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By Yin Wilczek
Jan. 16 — In a ruling of first impression, the Second Circuit Jan. 12 held that the failure to disclose “known trends or uncertainties” under Item 303 of Regulation S-K may form the basis of a securities fraud lawsuit.
However, the U.S. Court of Appeals for the Second Circuit also warned that although a company's alleged disregard of Item 303 may be an actionable omission under 1934 Securities Exchange Act Section 10(b) and Rule 10b-5, “such an omission is actionable only if it satisfies the materiality requirements outlined” by the U.S. Supreme Court in Basic Inc. v. Levinson, 485 U.S. 224 (1988), and other Section 10(b) requirements.
The court's opinion, written by Judge Debra Ann Livingston, conflicts with the stance taken by the U.S. Court of Appeals for the Ninth Circuit in In re Nvidia Corp. Sec. Litig., 768 F.3d 1046 (2014).
Attorneys also have suggested that although the Second Circuit may have broadened liability under the antifraud rule, it also placed significant challenges for plaintiffs who seek to sue under Item 303. The provision requires companies to disclose “any known trends or uncertainties” that they reasonably expect will have a material adverse impact on corporate revenues or income.
The court issued its ruling in dismissing a lawsuit filed by investors alleging that Morgan Stanley and its officers made material misstatements and omissions to hide the losses from a proprietary trade in December 2006 involving subprime residential mortgage-backed securities.
The plaintiffs alleged that Morgan Stanley and six of its current and former officer issued material misstatements and omissions between June and November 2007 to hide the firm's exposure to and losses from the subprime mortgage market. The plaintiffs alleged that the firm failed to disclose in its 10-Q filings the losses from its proprietary trade in the second and third quarters of 2007, and that more losses were likely.
Originally filed in the U.S. District Court for the Central District of California, the case was transferred to the U.S. District Court for the Southern District of New York. The district court dismissed the claims, finding that the plaintiffs failed to adequately plead scienter, or culpable intent.
In prior cases, the Second Circuit determined that Item 303 creates a duty to disclose for the purposes of liability under Sections 11 and 12(a)(2) of the 1933 Securities Act. In a similar vein, the court concluded that the failure to issue a disclosure under Item 303 is actionable.
The court added, however, that to be able to sustain a claim, the plaintiff must also satisfy Basic's materiality requirements and the requirements for a Section 10(b) action.
In other words, the plaintiff must first allege that the defendant failed to make a disclosure under Item 303 that it had a duty to disclose, the court explained. The plaintiff must then allege that the omitted information is material under Basic's “probability/magnitude test, because 10b-5 only makes unlawful an omission of ‘material information' that is” necessary to make the filing not misleading.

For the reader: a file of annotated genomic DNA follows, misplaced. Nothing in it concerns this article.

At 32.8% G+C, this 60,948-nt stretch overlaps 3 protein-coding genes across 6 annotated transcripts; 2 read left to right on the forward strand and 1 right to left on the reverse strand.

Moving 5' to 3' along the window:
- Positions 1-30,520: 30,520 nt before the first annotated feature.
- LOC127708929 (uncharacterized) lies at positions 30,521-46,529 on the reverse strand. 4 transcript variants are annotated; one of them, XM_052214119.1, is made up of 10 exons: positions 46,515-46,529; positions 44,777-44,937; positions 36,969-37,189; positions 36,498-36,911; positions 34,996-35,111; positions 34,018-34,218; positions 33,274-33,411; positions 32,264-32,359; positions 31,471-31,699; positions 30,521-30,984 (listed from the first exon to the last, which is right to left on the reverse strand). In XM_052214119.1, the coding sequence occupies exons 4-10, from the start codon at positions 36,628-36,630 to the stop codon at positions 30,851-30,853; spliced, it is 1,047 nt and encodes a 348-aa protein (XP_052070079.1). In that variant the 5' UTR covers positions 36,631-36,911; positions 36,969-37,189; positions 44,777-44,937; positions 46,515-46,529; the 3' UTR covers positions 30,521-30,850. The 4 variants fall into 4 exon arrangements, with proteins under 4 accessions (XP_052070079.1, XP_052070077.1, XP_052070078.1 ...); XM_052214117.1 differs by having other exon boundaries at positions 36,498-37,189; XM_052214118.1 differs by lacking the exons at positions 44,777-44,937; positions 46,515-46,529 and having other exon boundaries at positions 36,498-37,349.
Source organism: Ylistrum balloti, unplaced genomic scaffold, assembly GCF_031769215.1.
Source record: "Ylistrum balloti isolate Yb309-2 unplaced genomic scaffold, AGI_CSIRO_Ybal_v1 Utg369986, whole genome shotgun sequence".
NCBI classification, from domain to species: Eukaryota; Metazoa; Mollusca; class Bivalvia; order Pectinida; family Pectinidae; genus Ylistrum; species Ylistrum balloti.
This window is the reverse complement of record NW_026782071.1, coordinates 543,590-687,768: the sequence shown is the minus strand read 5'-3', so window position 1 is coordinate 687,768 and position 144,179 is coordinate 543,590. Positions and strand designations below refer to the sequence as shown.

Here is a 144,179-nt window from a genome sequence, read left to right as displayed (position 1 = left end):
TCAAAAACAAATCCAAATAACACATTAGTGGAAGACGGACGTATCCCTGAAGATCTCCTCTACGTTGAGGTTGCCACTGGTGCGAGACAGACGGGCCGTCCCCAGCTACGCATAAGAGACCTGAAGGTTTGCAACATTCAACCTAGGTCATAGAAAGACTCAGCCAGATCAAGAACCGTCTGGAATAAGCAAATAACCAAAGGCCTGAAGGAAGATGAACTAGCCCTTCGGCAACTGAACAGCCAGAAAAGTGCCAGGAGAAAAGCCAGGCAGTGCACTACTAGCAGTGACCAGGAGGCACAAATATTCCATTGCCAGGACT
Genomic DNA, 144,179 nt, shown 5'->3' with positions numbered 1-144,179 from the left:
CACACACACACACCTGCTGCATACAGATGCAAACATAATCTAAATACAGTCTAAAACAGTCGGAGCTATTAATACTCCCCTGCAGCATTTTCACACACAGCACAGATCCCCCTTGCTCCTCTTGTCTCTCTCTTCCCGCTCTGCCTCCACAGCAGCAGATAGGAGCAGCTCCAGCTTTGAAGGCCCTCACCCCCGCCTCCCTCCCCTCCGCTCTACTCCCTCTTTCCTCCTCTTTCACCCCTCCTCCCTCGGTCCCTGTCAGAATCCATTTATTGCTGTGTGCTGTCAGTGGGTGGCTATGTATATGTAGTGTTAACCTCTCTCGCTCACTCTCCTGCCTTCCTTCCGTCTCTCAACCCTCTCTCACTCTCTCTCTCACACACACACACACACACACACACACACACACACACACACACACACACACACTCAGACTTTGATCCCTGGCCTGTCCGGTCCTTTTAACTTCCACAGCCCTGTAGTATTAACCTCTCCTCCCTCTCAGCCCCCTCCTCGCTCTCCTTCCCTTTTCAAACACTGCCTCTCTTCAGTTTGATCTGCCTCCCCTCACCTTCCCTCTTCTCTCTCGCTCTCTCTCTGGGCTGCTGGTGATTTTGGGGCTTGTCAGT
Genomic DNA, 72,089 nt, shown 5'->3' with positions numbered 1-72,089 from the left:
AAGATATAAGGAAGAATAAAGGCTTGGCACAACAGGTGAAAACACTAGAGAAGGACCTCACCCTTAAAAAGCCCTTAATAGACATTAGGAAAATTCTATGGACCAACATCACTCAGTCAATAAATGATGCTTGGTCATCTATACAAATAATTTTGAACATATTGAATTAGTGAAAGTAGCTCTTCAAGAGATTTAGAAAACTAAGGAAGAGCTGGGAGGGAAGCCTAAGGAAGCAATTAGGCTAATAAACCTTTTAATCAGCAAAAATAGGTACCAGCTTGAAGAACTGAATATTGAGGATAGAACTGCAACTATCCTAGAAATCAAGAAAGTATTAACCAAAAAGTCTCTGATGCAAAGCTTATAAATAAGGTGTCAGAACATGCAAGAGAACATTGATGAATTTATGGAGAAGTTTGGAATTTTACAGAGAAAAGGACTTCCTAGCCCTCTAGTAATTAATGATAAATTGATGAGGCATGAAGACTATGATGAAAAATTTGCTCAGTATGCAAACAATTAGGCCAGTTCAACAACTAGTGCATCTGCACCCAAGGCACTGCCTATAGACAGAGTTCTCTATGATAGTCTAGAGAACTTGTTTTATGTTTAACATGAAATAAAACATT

“Of course, as with any Section 10(b) claim, a plaintiff must also sufficiently plead scienter,” a connection between the omission and the purchase or sale of a security, reliance on the omission and an economic loss caused by the reliance, the court added.
In this case, the court affirmed that the plaintiffs failed to adequately plead scienter against Morgan Stanley.
Attorneys for Morgan Stanley and the plaintiffs did not immediately respond to requests for comment.
In a client memo, Paul, Weiss, Rifkind, Wharton & Garrison LLP said that the additional requirements imposed by the court for an actionable Item 303 claim—“all of which can be raised by defendants at the motion to dismiss stage—are likely to impose significant limitations on such claims.” In particular, the firm pointed to the court's requirement for a strong inference of scienter.
“Allegations that information was improperly omitted under Item 303 will often turn on finely balanced questions about whether the trends were in fact known and significant and whether the disclosures were sufficient, particularly given the Second Circuit’s confirmation that Item 303’s disclosure obligations are not unlimited,” the memo said. “Even if plaintiffs successfully show that disclosures were inadequate, in many cases—as in Stratte-McClure itself—plaintiffs will face significant difficulties showing that defendants intended to mislead investors by omitting information or were consciously reckless in that respect.”
The class plaintiffs were represented by David Kessler, Kessler Topaz Meltzer & Check LLP, Radnor, Pa. Morgan Stanley and its officers were represented by Robert F. Wise Jr., Davis Polk & Wardwell LLP, New York.
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The opinion is available at http://www.bloomberglaw.com/public/document/StratteMcClure_v_Lynch_Docket_No_1300627_2d_Cir_Feb_19_2013_Court.
The Paul Weiss memo is available at http://www.paulweiss.com/media/2763145/14jan15alert.pdf.
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